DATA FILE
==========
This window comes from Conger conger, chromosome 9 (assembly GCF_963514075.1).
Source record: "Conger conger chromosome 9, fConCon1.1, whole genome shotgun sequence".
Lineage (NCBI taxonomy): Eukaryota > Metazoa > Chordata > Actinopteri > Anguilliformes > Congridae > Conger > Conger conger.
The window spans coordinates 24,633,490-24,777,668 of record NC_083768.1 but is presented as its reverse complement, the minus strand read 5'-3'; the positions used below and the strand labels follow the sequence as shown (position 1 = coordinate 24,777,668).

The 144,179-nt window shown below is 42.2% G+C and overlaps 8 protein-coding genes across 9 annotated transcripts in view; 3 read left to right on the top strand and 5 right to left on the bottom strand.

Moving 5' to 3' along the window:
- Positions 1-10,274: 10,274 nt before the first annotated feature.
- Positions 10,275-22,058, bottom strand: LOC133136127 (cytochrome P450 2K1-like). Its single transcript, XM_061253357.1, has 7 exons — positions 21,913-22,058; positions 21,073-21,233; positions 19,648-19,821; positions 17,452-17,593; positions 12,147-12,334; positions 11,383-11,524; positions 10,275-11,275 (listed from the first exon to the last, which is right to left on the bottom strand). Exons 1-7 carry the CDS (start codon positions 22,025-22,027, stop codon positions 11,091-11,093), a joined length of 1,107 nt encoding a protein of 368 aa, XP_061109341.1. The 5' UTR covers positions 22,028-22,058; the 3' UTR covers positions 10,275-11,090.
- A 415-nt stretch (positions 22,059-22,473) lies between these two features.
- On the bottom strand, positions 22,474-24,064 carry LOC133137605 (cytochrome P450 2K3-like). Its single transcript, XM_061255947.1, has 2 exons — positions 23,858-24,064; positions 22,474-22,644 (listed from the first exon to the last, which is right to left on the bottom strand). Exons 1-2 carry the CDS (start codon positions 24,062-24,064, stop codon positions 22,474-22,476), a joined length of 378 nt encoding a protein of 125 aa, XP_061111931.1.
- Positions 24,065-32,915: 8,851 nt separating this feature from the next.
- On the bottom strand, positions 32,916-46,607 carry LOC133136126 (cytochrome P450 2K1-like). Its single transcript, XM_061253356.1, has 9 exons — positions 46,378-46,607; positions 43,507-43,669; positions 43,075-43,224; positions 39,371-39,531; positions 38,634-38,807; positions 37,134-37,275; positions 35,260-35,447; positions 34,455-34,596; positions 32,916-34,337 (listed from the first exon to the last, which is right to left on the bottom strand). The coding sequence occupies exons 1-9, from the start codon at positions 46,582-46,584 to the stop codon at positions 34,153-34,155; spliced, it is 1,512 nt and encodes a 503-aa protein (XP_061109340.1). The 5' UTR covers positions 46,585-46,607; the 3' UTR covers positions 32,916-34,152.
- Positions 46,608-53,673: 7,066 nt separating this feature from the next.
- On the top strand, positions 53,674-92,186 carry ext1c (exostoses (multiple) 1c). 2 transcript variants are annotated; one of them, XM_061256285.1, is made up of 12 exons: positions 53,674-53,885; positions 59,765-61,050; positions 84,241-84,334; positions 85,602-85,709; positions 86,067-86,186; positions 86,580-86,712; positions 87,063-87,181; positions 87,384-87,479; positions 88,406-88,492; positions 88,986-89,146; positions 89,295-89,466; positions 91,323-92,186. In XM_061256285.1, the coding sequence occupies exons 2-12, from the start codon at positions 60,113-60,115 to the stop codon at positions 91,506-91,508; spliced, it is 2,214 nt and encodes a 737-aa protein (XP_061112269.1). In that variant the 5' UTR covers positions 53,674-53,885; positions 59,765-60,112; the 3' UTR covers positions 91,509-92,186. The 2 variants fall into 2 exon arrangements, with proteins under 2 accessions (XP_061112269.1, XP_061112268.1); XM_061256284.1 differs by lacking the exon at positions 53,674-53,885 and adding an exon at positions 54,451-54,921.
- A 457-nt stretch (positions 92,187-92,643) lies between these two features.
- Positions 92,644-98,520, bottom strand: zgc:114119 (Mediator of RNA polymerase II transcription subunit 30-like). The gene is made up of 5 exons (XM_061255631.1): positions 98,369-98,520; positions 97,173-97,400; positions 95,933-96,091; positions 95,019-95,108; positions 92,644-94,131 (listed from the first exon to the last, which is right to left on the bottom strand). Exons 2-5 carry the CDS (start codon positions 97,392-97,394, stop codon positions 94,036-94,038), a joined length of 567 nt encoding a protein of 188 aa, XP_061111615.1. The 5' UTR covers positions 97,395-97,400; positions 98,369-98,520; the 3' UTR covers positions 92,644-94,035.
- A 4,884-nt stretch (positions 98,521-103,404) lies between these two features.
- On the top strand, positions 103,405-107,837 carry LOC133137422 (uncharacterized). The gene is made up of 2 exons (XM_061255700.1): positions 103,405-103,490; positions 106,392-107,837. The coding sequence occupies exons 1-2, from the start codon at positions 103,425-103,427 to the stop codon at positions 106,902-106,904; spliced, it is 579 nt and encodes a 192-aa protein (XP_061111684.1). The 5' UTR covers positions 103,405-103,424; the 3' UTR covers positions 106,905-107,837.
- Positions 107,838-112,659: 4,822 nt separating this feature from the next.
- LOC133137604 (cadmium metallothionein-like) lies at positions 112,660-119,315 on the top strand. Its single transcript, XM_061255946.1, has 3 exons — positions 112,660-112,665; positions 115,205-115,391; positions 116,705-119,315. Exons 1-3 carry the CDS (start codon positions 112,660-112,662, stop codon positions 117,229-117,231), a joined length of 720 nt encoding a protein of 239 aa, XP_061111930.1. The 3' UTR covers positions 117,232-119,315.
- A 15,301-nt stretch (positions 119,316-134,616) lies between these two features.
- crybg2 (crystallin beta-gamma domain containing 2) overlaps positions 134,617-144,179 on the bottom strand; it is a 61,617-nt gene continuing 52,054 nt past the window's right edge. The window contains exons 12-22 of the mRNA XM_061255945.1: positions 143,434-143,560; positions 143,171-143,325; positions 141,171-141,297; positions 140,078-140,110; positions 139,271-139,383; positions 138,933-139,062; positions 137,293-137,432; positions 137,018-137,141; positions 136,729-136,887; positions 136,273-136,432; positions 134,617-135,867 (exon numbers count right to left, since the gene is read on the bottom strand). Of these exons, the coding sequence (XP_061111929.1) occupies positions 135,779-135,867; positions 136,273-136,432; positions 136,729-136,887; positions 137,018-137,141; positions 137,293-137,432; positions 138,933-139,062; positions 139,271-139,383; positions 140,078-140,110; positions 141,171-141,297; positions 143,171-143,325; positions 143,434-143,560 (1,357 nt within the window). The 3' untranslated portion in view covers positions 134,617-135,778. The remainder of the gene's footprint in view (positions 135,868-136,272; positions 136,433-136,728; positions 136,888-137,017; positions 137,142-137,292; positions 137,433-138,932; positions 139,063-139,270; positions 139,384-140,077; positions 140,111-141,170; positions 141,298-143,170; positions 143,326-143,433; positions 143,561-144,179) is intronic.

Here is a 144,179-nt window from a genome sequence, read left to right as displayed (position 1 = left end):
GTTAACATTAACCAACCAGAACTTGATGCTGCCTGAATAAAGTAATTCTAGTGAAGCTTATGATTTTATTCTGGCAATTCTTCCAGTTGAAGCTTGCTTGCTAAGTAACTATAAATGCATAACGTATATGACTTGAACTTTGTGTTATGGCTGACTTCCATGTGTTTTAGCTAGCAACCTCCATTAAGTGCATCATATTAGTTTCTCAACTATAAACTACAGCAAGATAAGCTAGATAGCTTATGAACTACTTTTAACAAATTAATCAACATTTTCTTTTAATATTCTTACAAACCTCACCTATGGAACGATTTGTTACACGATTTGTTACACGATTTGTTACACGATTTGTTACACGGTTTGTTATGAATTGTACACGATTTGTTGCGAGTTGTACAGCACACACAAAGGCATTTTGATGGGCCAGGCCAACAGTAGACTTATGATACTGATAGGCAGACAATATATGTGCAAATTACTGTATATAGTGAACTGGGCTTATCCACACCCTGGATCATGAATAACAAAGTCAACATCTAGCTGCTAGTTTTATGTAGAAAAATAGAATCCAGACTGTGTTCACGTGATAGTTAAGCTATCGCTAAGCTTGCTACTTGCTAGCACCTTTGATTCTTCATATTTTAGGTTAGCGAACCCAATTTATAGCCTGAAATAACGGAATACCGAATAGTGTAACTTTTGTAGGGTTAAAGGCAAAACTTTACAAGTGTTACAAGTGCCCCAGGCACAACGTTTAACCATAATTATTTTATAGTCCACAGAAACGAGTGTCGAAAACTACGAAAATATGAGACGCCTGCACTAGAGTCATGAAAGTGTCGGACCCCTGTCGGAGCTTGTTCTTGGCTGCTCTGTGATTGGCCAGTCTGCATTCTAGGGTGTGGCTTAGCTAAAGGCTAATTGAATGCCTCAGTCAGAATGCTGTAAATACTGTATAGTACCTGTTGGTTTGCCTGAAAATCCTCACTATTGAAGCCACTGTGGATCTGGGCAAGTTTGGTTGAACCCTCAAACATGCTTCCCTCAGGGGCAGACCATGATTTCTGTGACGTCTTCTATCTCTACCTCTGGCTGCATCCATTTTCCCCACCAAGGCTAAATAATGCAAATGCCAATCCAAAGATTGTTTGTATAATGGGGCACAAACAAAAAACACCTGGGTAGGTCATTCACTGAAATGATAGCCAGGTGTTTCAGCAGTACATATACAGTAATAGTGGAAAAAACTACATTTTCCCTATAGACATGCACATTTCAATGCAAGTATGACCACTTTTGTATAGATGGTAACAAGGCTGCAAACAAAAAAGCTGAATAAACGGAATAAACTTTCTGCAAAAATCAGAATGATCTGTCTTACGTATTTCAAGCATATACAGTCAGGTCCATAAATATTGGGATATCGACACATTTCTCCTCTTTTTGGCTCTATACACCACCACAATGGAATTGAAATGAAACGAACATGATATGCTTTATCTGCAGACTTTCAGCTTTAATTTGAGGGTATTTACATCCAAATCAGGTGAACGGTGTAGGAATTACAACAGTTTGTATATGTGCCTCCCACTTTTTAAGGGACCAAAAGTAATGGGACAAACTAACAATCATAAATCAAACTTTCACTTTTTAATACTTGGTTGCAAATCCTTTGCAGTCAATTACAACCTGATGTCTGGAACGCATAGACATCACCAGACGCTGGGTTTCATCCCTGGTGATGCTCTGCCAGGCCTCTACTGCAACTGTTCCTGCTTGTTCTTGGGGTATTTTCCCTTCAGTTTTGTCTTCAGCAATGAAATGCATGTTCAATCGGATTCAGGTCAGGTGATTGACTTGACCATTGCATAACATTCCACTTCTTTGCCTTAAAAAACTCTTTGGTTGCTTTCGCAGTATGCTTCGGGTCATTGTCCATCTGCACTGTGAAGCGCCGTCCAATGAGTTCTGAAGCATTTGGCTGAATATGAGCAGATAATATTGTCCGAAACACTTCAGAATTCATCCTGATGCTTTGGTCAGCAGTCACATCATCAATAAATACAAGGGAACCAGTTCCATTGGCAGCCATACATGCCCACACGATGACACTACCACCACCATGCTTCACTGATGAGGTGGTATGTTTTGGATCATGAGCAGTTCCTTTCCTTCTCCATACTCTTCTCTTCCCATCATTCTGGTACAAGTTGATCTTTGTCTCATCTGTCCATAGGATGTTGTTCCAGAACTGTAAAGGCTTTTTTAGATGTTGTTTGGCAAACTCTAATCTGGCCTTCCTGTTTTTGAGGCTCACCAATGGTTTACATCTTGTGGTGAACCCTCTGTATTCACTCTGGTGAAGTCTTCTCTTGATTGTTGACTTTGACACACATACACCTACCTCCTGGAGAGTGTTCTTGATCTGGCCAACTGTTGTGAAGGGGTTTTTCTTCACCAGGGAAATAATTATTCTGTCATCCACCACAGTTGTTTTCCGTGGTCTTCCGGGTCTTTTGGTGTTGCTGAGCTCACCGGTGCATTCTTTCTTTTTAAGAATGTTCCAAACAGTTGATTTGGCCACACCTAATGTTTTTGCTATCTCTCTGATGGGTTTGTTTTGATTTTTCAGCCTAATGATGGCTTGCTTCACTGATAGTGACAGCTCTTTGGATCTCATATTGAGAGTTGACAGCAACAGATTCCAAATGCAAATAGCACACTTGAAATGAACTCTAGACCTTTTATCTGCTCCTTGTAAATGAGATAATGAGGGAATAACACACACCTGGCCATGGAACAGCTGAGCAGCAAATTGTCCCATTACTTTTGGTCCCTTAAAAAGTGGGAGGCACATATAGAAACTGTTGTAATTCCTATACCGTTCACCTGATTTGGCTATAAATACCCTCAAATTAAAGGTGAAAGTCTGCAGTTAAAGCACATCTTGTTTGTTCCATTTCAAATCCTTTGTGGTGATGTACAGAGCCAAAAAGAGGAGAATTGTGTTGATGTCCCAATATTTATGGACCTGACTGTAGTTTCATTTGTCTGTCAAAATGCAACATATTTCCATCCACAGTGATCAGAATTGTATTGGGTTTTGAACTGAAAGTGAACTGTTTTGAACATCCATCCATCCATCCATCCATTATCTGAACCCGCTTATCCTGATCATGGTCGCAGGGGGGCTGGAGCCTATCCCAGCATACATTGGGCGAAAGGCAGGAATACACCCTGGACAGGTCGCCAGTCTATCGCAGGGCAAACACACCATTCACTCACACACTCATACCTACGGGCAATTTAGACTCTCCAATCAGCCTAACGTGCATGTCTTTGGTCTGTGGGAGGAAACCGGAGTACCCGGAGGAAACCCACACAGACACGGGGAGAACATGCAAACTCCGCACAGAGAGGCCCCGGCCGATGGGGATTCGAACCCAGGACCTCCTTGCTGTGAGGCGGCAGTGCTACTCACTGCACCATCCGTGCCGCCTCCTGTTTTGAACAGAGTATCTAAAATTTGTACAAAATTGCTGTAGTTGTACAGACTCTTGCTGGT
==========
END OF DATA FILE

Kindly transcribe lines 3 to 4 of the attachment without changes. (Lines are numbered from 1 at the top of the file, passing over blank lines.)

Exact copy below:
Lineage (NCBI taxonomy): Eukaryota > Metazoa > Chordata > Actinopteri > Anguilliformes > Congridae > Conger > Conger conger.
The window spans coordinates 24,633,490-24,777,668 of record NC_083768.1 but is presented as its reverse complement, the minus strand read 5'-3'; the positions used below and the strand labels follow the sequence as shown (position 1 = coordinate 24,777,668).